HIV cases in Louisiana drop to lowest in more than a decade

A man takes a free HIV test during the Harlem Pride parade in New York City on June 29, 2019. Photo by KENA BETANCUR/ AFP/ Getty Images

BATON ROUGE – The Louisiana Department of Health announced that fewer people have been diagnosed with an HIV infection in the past year, than in any of the previous 10 years.

According to the Department’s Bureau of Infectious Diseases, there were 989 people newly diagnosed with HIV in 2018.

This number of people newly diagnosed with HIV in Louisiana has declined over 12% in the past three years.

That number drops from from 1,124 new cases in 2016 to 989 in 2018.

In the years since 2005, there have never been fewer than 1,000 people who were newly diagnosed with HIV.

Dr. Alexander Billioux, assistant secretary for the Office of Public Health, says it may be even more than 10 years since this HIV measure was this low.

“It is quite possible that the number of new HIV cases reported in Louisiana in 2005 and 2006 were artificially low due to reporting challenges resulting from Hurricanes Katrina and Rita,” Billioux explained. “We know these storms had a big impact on the state’s health services at that time. Since there had not been fewer than 1,000 people with HIV diagnosed each year since 1988, it is quite possible that today’s number is the lowest in a generation.”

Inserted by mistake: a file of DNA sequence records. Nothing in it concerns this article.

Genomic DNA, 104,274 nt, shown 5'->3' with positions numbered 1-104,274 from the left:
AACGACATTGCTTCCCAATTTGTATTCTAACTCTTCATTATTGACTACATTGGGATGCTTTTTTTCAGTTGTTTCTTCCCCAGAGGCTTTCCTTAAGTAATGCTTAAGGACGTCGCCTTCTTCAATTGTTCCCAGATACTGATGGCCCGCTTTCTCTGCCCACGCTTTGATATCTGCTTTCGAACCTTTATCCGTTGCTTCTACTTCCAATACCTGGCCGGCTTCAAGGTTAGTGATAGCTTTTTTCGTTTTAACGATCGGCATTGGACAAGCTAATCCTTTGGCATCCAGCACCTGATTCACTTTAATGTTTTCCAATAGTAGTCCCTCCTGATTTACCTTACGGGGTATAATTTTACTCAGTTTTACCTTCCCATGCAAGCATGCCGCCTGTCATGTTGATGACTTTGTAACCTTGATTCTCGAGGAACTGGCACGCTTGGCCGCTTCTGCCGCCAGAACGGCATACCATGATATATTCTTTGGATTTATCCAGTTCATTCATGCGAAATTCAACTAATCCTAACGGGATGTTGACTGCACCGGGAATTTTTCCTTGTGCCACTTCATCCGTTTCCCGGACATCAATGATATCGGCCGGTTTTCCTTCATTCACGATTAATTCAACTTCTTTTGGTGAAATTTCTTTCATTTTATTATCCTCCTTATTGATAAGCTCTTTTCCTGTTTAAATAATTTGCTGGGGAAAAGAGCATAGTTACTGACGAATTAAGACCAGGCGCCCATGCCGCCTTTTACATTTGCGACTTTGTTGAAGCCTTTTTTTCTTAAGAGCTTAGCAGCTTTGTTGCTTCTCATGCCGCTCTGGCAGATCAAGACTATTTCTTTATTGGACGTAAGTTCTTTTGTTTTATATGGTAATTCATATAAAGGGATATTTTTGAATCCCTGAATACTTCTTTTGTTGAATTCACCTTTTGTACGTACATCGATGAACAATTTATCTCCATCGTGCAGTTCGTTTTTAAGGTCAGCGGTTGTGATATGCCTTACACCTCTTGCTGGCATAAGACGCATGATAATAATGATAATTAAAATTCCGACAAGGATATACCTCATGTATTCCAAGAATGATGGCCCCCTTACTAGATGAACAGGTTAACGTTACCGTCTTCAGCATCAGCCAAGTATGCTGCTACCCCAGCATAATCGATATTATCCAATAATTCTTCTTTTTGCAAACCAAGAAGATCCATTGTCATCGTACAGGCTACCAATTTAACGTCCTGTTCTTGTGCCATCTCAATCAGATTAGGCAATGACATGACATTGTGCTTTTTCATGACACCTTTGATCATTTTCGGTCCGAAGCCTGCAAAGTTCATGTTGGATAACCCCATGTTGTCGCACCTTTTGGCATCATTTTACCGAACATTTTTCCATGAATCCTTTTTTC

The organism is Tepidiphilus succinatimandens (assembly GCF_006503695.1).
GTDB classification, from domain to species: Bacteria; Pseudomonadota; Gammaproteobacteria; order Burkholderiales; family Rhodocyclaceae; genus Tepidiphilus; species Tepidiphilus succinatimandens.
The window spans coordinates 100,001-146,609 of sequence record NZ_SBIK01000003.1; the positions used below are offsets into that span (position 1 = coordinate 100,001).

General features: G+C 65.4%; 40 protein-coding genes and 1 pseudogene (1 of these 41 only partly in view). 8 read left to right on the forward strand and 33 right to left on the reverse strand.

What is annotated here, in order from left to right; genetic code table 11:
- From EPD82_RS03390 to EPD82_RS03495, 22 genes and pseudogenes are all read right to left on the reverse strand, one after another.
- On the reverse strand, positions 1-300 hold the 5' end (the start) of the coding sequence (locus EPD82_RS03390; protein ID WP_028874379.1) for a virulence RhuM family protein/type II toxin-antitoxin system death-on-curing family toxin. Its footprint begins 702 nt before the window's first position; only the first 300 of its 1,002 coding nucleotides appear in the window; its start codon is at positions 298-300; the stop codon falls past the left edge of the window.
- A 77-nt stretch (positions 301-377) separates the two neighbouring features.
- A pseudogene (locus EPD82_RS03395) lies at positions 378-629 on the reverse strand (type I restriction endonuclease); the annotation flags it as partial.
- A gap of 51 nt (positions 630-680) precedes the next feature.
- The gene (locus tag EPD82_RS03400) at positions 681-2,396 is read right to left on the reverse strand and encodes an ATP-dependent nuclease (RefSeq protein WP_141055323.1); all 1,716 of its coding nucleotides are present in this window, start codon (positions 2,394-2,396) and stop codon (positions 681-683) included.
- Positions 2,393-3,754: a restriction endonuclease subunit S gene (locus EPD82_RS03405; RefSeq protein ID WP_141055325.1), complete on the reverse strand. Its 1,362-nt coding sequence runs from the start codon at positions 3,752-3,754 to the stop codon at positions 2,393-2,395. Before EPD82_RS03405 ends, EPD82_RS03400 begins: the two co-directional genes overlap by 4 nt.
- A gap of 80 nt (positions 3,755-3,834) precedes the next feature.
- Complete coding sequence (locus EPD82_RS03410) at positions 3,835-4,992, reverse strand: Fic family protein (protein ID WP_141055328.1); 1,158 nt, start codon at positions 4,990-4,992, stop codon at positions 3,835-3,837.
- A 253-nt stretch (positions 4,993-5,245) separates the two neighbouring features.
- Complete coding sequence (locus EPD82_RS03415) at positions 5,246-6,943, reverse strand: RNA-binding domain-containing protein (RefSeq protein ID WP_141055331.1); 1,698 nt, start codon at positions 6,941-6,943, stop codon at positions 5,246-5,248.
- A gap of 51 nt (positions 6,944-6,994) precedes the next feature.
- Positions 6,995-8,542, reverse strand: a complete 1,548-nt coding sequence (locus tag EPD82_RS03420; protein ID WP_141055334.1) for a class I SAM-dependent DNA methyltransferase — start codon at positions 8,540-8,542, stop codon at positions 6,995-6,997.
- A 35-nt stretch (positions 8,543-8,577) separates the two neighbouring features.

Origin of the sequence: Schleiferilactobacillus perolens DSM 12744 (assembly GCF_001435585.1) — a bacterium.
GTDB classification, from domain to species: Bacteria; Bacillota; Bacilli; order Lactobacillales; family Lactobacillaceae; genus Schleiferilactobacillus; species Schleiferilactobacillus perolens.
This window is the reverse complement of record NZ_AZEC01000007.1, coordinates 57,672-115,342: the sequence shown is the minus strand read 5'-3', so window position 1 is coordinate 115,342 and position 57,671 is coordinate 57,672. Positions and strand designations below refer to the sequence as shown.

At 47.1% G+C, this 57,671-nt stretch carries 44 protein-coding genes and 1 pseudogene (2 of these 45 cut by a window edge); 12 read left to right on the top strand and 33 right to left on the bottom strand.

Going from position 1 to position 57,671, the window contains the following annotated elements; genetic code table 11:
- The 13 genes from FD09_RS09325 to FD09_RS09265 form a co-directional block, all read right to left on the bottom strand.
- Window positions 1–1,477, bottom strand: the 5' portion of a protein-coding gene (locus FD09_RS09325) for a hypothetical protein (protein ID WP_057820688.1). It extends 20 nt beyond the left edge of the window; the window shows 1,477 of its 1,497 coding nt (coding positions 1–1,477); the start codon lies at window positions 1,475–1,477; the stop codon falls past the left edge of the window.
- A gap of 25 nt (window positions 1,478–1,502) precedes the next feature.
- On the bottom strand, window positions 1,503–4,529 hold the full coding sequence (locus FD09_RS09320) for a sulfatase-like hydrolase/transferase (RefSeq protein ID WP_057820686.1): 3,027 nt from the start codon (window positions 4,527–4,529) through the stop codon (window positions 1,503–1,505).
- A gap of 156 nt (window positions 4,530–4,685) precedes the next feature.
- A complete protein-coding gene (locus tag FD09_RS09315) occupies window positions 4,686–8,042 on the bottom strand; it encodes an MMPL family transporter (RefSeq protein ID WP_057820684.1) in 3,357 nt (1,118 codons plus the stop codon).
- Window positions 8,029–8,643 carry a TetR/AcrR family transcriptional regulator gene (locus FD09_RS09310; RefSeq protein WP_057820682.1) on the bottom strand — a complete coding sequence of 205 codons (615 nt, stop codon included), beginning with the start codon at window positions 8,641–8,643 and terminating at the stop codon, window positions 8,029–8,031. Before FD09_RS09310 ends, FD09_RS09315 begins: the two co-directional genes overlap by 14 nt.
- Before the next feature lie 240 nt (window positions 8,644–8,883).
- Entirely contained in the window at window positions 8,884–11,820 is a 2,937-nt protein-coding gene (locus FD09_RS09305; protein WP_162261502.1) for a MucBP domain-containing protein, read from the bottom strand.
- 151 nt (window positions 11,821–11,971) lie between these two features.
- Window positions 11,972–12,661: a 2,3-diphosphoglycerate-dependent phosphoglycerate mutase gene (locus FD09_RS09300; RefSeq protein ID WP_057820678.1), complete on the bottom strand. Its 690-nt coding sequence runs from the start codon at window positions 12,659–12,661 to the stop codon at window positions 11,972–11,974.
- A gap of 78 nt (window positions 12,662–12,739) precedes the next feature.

Billioux added that of those who are diagnosed with HIV, there is an increase in the number of people who are being linked to medical care within 30 days.

“With fewer new cases and more people getting care, the trends are very positive for the future,” Billioux said.

Billioux attributes this good news to the achievement of viral suppression for those who are living with HIV, and increases in routine screening of HIV throughout the state. “This provides even more support for importance of knowing your status and taking control of your infection to suppress the virus in the body. As we have said before, undetectable equals untransmittable.”

“This is great news and demonstrates how the state’s HIV strategy and programs that are led out of the Office of Public Health are achieving results,” he added. “Moreover, as we learn what works well, we will continue to focus our efforts on the high impact programs and strategies that are driving these tremendous improvements.”

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